The investor stampede from funds that invest in global equities accelerated in the latest week, with $23.2bn of withdrawals, the biggest outflow since August 2019, as the economic impact of the spreading coronavirus intensified.
Investors pulled $19.4bn from global equity mutual funds and exchange traded funds in the week to Wednesday, according to EPFR Global data. Funds that invest in European equities had $2.9bn of outflows, up from $16m the week prior, marking the worst weekly outflow since July 2016.
“Although cases have been starting to appear in the US, the spread of the coronavirus has been more advanced in Europe, most notably in Italy,” said Martin Fridson, chief investment officer at Lehmann Livian Fridson Advisors.
Italy is to inject €3.6bn into its economy in an attempt to mitigate the impact of the largest outbreak of coronavirus in Europe.
Funds invested in European bonds also had a rough week.
Investors pulled $2.6bn in the latest week, up from $9m of withdrawals the previous week, the worst outflows since November 2019 and the first since December 2019. Funds invested in global high-yield junk debt suffered $7.9bn of outflows in the latest week, up from $6.8bn the prior week, the worst outflow since February 2018.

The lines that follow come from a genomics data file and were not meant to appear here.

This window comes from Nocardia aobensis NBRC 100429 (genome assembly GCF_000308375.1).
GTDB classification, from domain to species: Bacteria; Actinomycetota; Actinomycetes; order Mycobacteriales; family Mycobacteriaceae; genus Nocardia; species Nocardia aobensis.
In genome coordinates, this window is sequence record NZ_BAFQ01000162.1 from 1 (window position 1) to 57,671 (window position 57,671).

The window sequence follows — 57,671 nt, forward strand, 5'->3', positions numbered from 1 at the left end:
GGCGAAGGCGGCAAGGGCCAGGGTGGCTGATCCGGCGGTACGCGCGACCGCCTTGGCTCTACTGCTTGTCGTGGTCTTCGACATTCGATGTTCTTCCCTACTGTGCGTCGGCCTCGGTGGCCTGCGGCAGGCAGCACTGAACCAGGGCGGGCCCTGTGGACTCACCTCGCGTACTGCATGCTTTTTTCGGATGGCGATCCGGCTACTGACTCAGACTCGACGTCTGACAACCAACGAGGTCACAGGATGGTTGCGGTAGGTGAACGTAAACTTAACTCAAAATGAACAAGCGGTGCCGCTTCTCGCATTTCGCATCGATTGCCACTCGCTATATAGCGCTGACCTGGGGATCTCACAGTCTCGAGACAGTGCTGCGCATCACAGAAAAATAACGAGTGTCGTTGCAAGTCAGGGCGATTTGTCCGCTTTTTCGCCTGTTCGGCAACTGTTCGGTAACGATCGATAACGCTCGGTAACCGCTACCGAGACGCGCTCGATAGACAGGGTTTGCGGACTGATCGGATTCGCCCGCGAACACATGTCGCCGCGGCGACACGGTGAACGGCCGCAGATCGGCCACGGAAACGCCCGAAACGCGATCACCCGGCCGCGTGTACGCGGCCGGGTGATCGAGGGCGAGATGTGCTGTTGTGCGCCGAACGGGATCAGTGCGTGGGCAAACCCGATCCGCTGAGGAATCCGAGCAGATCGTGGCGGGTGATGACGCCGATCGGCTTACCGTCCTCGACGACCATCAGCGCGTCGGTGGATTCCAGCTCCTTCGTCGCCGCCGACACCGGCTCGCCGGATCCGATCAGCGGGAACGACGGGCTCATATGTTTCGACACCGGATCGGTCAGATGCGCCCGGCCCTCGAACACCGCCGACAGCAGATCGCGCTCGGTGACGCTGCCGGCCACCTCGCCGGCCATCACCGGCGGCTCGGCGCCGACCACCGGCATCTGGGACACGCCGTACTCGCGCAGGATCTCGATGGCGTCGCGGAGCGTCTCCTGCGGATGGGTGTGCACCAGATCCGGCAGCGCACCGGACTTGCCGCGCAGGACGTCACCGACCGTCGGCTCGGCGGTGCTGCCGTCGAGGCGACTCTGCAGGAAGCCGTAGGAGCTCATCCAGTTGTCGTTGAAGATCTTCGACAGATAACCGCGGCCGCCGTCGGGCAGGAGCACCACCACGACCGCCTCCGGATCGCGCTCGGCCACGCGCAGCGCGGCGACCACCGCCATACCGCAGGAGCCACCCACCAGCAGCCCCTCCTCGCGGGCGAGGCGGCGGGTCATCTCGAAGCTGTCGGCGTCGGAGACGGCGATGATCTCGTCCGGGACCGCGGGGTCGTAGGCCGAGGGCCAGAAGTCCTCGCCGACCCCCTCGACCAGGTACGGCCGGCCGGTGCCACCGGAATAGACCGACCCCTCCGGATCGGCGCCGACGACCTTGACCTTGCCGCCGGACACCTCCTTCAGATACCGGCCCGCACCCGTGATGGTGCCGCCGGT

In the US, funds that invested in high-yield junk bonds saw a deceleration of selling from investors. Those funds posted $2.9bn of outflows in the latest week, down from $6.7bn in the previous week, according to EPFR data.
“One factor is that the investment grade and high-yield US corporate index both became steadily more expensive relative to their European counterparts since early 2019,” Mr Fridson said. “So in relative valuation terms, Europe was particularly vulnerable.”
Investor withdrawals also eased in funds that invest in US equities, with $6.2bn of outflows in the latest week, down from $17.7bn of outflows in the previous week.
Danielle DiMartino Booth, chief executive of Quill Intelligence, a research group, said the Federal Reserve’s emergency rate cut of half a percentage point this week helped cushion the blow in US stocks and corporate credit markets.
The Fed’s surprise lowering of its fed funds policy rate followed supportive statements from finance ministers and central banks across the globe, as the G7 countries co-ordinated their message to markets.
“That was enough for a relief bounce in equities and enough to thaw the frozen credit markets,” Ms DiMartino Booth said. “We had not seen new corporate credit deals all last week and now policymakers have resurrected that. But credit will continue to force Fed chair (Jay) Powell’s hand again and again until he run’s out of chips to bet.”
US markets suffered another day of losses on Thursday as yields on US Treasuries hit record lows.
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